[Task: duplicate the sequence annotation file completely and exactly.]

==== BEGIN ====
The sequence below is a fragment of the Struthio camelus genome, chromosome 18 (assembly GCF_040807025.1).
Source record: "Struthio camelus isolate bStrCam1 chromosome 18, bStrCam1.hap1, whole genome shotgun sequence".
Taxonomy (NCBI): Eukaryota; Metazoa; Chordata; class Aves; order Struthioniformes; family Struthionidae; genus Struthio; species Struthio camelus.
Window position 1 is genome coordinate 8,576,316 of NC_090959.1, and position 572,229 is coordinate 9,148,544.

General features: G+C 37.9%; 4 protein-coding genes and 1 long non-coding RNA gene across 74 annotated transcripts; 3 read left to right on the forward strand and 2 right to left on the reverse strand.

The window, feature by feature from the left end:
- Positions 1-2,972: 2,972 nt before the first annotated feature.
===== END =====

The sequence below is a fragment of the Struthio camelus genome, chromosome 18 (assembly GCF_040807025.1).
Source record: "Struthio camelus isolate bStrCam1 chromosome 18, bStrCam1.hap1, whole genome shotgun sequence".
Taxonomy (NCBI): Eukaryota; Metazoa; Chordata; class Aves; order Struthioniformes; family Struthionidae; genus Struthio; species Struthio camelus.
Window position 1 is genome coordinate 8,576,316 of NC_090959.1, and position 572,229 is coordinate 9,148,544.

General features: G+C 37.9%; 4 protein-coding genes and 1 long non-coding RNA gene across 74 annotated transcripts; 3 read left to right on the forward strand and 2 right to left on the reverse strand.

The window, feature by feature from the left end:
- Positions 1-2,972: 2,972 nt before the first annotated feature.